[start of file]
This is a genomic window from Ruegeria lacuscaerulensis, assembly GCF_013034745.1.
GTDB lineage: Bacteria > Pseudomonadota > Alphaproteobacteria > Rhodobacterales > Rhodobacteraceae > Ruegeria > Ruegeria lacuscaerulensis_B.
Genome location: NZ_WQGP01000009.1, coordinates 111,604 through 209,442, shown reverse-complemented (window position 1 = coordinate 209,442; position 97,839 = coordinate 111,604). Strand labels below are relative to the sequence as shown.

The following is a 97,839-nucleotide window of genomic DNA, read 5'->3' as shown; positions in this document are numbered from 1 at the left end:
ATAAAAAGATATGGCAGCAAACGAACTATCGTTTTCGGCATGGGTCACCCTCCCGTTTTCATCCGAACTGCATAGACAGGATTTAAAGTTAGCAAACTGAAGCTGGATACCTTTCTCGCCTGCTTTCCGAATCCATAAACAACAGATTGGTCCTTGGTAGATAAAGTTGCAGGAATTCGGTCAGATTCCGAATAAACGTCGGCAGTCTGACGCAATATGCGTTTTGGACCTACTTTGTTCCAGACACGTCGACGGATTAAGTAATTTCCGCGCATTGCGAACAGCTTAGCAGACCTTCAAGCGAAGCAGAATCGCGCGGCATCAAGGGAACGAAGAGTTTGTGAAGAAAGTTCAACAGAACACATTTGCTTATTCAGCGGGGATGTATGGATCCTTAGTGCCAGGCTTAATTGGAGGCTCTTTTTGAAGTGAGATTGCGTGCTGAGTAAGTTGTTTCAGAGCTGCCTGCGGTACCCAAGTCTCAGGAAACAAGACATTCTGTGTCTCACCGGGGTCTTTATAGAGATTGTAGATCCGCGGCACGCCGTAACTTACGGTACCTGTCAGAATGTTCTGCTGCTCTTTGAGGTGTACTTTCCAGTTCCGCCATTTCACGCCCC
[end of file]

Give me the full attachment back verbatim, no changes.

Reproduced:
This is a genomic window from Ruegeria lacuscaerulensis, assembly GCF_013034745.1.
GTDB lineage: Bacteria > Pseudomonadota > Alphaproteobacteria > Rhodobacterales > Rhodobacteraceae > Ruegeria > Ruegeria lacuscaerulensis_B.
Genome location: NZ_WQGP01000009.1, coordinates 111,604 through 209,442, shown reverse-complemented (window position 1 = coordinate 209,442; position 97,839 = coordinate 111,604). Strand labels below are relative to the sequence as shown.

The following is a 97,839-nucleotide window of genomic DNA, read 5'->3' as shown; positions in this document are numbered from 1 at the left end:
ATAAAAAGATATGGCAGCAAACGAACTATCGTTTTCGGCATGGGTCACCCTCCCGTTTTCATCCGAACTGCATAGACAGGATTTAAAGTTAGCAAACTGAAGCTGGATACCTTTCTCGCCTGCTTTCCGAATCCATAAACAACAGATTGGTCCTTGGTAGATAAAGTTGCAGGAATTCGGTCAGATTCCGAATAAACGTCGGCAGTCTGACGCAATATGCGTTTTGGACCTACTTTGTTCCAGACACGTCGACGGATTAAGTAATTTCCGCGCATTGCGAACAGCTTAGCAGACCTTCAAGCGAAGCAGAATCGCGCGGCATCAAGGGAACGAAGAGTTTGTGAAGAAAGTTCAACAGAACACATTTGCTTATTCAGCGGGGATGTATGGATCCTTAGTGCCAGGCTTAATTGGAGGCTCTTTTTGAAGTGAGATTGCGTGCTGAGTAAGTTGTTTCAGAGCTGCCTGCGGTACCCAAGTCTCAGGAAACAAGACATTCTGTGTCTCACCGGGGTCTTTATAGAGATTGTAGATCCGCGGCACGCCGTAACTTACGGTACCTGTCAGAATGTTCTGCTGCTCTTTGAGGTGTACTTTCCAGTTCCGCCATTTCACGCCCC